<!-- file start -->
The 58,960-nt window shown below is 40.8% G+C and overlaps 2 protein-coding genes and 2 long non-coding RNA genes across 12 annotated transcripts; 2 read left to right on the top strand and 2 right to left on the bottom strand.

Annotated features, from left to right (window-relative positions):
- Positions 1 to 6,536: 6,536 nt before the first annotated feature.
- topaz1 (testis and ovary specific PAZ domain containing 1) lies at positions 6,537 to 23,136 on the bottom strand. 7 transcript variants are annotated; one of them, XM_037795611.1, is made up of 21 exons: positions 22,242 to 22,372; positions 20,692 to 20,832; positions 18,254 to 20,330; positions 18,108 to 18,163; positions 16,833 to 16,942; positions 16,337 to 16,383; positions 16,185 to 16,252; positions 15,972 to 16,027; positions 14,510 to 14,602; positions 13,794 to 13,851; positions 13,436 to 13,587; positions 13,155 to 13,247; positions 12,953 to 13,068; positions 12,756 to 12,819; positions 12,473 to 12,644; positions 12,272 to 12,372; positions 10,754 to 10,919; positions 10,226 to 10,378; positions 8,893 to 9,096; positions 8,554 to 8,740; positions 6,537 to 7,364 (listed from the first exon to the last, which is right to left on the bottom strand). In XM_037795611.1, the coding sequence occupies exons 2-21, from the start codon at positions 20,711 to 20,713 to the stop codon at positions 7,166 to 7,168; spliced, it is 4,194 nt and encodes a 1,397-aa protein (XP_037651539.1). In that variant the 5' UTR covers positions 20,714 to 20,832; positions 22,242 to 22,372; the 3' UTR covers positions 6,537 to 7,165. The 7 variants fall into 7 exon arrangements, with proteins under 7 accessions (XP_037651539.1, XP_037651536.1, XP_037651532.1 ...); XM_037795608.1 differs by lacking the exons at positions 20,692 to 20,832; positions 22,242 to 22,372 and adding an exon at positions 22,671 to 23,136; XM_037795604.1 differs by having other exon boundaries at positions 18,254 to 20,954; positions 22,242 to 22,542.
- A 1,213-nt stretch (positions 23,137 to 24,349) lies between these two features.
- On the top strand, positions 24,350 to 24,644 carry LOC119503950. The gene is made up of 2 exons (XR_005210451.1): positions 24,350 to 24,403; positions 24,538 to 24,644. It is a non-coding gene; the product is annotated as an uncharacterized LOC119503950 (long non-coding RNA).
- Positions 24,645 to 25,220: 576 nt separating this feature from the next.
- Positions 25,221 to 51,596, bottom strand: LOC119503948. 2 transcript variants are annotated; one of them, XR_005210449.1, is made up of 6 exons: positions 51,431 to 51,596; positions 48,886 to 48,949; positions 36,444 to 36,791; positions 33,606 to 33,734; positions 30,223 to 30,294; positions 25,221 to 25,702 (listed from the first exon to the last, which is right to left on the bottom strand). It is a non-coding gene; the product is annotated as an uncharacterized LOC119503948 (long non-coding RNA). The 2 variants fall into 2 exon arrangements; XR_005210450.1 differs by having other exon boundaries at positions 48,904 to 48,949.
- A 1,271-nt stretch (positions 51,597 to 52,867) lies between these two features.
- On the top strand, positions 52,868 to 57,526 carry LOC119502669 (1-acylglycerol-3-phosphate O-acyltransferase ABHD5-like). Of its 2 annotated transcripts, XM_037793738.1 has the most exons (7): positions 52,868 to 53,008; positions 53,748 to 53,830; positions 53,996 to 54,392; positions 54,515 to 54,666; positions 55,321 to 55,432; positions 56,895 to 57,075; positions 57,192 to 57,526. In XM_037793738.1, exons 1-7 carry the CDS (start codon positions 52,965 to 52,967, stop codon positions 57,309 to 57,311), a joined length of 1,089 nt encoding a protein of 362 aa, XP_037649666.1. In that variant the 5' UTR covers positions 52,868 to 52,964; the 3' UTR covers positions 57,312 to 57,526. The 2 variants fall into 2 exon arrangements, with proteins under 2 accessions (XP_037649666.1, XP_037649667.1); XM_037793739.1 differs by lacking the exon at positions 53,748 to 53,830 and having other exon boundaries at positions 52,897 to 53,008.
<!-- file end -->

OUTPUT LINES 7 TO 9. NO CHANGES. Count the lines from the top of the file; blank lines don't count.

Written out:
- Positions 24,645 to 25,220: 576 nt separating this feature from the next.
- Positions 25,221 to 51,596, bottom strand: LOC119503948. 2 transcript variants are annotated; one of them, XR_005210449.1, is made up of 6 exons: positions 51,431 to 51,596; positions 48,886 to 48,949; positions 36,444 to 36,791; positions 33,606 to 33,734; positions 30,223 to 30,294; positions 25,221 to 25,702 (listed from the first exon to the last, which is right to left on the bottom strand). It is a non-coding gene; the product is annotated as an uncharacterized LOC119503948 (long non-coding RNA). The 2 variants fall into 2 exon arrangements; XR_005210450.1 differs by having other exon boundaries at positions 48,904 to 48,949.
- A 1,271-nt stretch (positions 51,597 to 52,867) lies between these two features.